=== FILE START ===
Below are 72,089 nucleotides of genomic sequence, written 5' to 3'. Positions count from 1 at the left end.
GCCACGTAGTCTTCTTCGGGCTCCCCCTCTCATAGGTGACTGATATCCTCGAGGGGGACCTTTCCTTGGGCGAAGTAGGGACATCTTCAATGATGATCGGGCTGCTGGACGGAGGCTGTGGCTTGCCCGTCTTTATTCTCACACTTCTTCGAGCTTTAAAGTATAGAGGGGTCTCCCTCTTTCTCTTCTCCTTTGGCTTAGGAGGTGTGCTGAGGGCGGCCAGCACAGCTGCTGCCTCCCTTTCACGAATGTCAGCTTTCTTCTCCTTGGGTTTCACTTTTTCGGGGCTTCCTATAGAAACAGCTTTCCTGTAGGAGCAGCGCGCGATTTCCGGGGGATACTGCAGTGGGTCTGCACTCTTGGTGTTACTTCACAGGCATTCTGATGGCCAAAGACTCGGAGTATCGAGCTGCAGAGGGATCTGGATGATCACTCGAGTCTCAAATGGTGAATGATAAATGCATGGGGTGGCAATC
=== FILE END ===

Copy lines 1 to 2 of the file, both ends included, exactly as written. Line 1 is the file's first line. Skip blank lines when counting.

Below are 72,089 nucleotides of genomic sequence, written 5' to 3'. Positions count from 1 at the left end.
GCCACGTAGTCTTCTTCGGGCTCCCCCTCTCATAGGTGACTGATATCCTCGAGGGGGACCTTTCCTTGGGCGAAGTAGGGACATCTTCAATGATGATCGGGCTGCTGGACGGAGGCTGTGGCTTGCCCGTCTTTATTCTCACACTTCTTCGAGCTTTAAAGTATAGAGGGGTCTCCCTCTTTCTCTTCTCCTTTGGCTTAGGAGGTGTGCTGAGGGCGGCCAGCACAGCTGCTGCCTCCCTTTCACGAATGTCAGCTTTCTTCTCCTTGGGTTTCACTTTTTCGGGGCTTCCTATAGAAACAGCTTTCCTGTAGGAGCAGCGCGCGATTTCCGGGGGATACTGCAGTGGGTCTGCACTCTTGGTGTTACTTCACAGGCATTCTGATGGCCAAAGACTCGGAGTATCGAGCTGCAGAGGGATCTGGATGATCACTCGAGTCTCAAATGGTGAATGATAAATGCATGGGGTGGCAATC